PLANNING AN OLD-FASHIONED PICNIC INDOORS:   A City Dwellers Celebration  by Sheri Warren Sankner


Summer just wouldn’t be summer without an old-fashioned picnic in the park. But what do you do when the mercury rises to unhealthy levels and your energy’s dipping? Or maybe it’s raining on your outdoor picnic or barbecue? Like many city dwellers, you just bring the party indoors!

Picnics have been a popular food rite for centuries. Food historians believe that they evolved from the elaborate moveable outdoor feasts once enjoyed only by the wealthy. The picnic’s roots can be traced back to England’s 14th century medieval hunting festivals, later evolving into Renaissance-era country banquets and Victorian garden parties. The fictional writings of the era by noted authors such as Dickens and Austen reflect their popularity. Painters Monet, Renoir and Cezanne have also been enthralled by the subject of picnics.

But what is a good old-fashioned picnic? Today’s versions often combine comfort foods and barbecue delights with chilled libations, games, and family and friends reunions.  Picnics are “a celebration of human spirit, cultural diversity, and adventure” writes Walter Levy in The Picnic: A History. “Picnics are personal. We choose the foods we serve, our dining partners, and the venue.

Planned or impromptu, they are very different from public outdoor dining events; community feasts (New England Clambakes, Texas barbecues, New Orleans shrimp boils); al fresco dining (trendy waterfront bistros, central city cafes), and fair food.”    

The Décor and Accessories 

One of the things that make a picnic so special is the accouterments. Whether you are basking in the sunshine or cooling in the shade of your apartment’s air conditioner, you will still need the proper accessories to set the mood for your picnic. Start with a checkered print blanket or floral print tablecloth to lay your feast upon. Whether you’re taking it to the floor or draping it over a table, your “table” setting is the canvas upon which you paint.

Arrange some summer flowers like daisies or sunflowers in makeshift Mason jar vases. A few floral candles (also in mason jars) will add ambiance to the surroundings. You might even want to string some clear lights to give a twinkling star vibe to your surroundings. This is especially nice with a canopy effect if you’re planning a romantic date night picnic for two.

You can still use a picnic basket as a prop for food storage and a cooler is handy to keep wine, beer, or soft drinks chilled and within easy reach. Since you’ll be eating indoors and don’t have to carry anything too far from your kitchen, use real crystal glassware, china plates, metal utensils, and cloth napkins that will add a classic touch.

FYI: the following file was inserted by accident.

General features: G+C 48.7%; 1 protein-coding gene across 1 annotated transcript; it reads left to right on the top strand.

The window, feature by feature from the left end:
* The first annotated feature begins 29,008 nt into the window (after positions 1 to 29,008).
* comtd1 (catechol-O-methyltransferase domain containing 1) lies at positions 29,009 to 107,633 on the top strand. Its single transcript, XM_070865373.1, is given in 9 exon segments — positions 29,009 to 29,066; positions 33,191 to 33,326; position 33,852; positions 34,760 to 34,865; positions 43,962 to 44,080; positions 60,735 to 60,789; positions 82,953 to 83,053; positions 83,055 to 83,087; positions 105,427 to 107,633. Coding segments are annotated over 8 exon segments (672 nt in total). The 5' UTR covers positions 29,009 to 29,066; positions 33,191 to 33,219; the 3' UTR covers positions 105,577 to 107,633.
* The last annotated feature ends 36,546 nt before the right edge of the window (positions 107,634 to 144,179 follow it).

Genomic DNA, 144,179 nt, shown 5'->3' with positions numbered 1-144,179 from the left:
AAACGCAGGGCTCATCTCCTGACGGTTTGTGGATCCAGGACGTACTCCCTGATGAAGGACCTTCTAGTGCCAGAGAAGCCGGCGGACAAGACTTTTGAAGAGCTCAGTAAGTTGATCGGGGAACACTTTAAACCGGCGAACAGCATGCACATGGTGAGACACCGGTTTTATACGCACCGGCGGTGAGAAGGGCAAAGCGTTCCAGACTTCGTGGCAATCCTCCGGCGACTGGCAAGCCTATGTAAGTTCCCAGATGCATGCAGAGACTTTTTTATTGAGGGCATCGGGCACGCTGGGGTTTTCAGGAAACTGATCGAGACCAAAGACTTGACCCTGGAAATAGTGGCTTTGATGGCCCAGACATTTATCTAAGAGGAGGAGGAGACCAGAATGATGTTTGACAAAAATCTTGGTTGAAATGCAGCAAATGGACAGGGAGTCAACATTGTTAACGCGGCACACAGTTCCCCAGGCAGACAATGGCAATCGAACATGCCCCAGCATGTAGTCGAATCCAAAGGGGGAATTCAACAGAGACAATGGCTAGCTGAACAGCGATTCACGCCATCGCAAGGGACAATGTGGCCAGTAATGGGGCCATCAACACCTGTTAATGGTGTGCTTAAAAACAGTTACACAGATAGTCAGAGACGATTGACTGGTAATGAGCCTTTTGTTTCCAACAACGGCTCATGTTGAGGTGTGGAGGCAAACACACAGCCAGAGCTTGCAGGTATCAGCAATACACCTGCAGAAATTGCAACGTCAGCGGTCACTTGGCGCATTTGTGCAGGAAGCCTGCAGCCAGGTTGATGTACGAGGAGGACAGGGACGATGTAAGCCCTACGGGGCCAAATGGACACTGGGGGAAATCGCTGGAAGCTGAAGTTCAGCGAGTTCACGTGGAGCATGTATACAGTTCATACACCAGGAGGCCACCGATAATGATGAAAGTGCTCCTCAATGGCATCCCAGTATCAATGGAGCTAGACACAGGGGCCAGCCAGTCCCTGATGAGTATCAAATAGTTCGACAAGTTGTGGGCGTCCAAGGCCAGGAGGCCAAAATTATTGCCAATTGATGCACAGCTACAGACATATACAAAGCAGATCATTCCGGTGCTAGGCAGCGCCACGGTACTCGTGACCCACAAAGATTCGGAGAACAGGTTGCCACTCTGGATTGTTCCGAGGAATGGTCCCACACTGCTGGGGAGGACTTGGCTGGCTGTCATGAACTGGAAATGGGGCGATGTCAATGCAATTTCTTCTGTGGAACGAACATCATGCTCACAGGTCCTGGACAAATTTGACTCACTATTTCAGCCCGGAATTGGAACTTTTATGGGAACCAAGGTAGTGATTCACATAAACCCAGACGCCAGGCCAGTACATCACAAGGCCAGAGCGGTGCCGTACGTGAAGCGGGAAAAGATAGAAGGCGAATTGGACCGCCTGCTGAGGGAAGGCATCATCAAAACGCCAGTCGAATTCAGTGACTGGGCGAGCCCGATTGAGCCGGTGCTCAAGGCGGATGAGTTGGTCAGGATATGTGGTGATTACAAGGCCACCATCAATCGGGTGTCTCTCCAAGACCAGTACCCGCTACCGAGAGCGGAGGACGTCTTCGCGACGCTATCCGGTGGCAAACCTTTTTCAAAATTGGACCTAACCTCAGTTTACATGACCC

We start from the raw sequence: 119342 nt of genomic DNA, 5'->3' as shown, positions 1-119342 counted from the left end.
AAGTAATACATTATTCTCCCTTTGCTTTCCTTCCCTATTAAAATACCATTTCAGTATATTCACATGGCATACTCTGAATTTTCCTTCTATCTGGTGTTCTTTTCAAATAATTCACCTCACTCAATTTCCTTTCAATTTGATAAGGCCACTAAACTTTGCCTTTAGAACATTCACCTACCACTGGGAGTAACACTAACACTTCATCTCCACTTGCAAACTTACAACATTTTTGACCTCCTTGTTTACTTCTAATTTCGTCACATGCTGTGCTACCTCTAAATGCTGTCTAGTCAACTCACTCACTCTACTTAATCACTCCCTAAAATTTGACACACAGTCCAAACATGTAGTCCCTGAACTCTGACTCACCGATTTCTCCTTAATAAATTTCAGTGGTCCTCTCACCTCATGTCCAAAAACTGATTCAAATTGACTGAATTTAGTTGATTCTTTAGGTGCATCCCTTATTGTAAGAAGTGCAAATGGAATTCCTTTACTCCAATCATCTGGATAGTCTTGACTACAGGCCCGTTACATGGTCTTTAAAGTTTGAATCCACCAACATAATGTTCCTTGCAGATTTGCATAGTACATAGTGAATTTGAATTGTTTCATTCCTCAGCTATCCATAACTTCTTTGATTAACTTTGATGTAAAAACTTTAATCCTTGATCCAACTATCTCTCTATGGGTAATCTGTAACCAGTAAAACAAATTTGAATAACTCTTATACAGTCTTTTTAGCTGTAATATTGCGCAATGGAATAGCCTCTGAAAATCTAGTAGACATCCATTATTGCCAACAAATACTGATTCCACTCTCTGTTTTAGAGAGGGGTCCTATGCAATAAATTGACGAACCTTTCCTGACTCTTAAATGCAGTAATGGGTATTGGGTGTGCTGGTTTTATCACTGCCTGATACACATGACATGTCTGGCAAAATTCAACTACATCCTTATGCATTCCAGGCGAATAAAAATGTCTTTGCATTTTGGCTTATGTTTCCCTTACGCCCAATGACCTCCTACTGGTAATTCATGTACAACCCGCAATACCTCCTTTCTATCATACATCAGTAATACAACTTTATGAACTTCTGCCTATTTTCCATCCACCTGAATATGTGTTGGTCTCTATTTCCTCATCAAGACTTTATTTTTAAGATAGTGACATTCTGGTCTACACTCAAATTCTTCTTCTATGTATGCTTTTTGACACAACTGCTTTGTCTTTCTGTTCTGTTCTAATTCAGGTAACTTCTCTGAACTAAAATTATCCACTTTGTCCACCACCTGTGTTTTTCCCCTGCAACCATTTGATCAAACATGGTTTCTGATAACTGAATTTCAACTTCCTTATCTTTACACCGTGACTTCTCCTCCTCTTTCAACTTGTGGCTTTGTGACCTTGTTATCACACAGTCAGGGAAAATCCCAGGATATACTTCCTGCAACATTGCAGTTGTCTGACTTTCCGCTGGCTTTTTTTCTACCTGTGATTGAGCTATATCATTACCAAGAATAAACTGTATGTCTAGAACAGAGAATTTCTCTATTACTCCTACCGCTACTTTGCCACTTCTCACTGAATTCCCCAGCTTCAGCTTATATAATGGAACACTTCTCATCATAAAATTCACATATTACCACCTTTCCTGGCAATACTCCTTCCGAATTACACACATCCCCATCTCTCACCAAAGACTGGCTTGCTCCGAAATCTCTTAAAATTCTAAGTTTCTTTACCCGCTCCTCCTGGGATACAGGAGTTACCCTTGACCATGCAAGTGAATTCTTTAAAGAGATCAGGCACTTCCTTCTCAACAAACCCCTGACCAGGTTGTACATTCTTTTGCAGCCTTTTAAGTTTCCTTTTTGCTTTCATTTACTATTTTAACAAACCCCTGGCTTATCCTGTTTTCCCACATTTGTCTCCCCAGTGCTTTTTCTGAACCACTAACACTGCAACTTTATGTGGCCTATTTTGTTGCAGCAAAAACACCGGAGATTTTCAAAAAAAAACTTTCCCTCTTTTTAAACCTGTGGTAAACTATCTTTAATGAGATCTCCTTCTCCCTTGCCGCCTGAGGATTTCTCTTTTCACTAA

The Menu 

Green farmer’s markets are abundant in almost every neighborhood during the summer. It’s a perfect time to design your menu with simple, fresh, organic ingredients in mind. Your menu can be as elaborate or basic as you like. Many traditional picnic foods are those that you can eat with your fingers like your favorite fried chicken, sandwiches on crusty breads, deviled eggs, olives, pickles, crackers, fresh fruit, crudités with dips, and cookies or brownies. Fresh Cole slaw, potato, macaroni or pasta salads can also round out the traditional fare.   

Personally, I like fuss-free entertaining, so I can enjoy engaging conversations with my guests. Here are a few of my go-to Mediterranean menu favorites:   

A varietal cheese and charcuterie plate (complete with paté, salami, sausages and cured hams) accompanied by fresh breads whole grain crackers, and bread sticks is always nice for noshing.  You can also include your favorite nuts and olives, as well as bunches of red and green grapes.

Basil pesto spread, red pepper hummus and Greek yogurt spinach dip bring healthy flavors to your breads, meats, and cheeses as well.

Antipasti skewers threaded with artichokes, cherry tomatoes, marinated mushrooms, olives, salami or pepperoni are easy to eat  and look so appetizing on platters.

Greek orzo garbanzo bean salad is a great vegetarian dish. Simply mix together cooked orzo, a can of rinsed garbanzo beans,  red onion, yellow peppers, fresh cucumber, and feta cheese dressed simply with lemon, oregano and olive oil.

Easy-to-make-and-eat fresh fruit kabobs with strawberries, mango, blackberries, kiwi, and melon add a refreshing and healthy note.

Double fudge brownies or traditional chocolate chip cookies bring the sweets home.

Finally, serve drinks to satisfy everyone — Rosé wine, craft beers, sparkling water, and even a fresh watermelon-infused lemonade will quench thirsts satisfyingly.  And it will be as gloriously fun as all outdoors!


All books are available at Click on title to learn more.

A Year of Picnics
by Ashley English and Jen Altman
The Picnic:  Recipes and Inspiration from Basket to Blanket
by Marnie Hanel and Andrea Sloneker
Picnics: 125 Recipes With 29 Seasonal Menus
by  DeeDee Stovel

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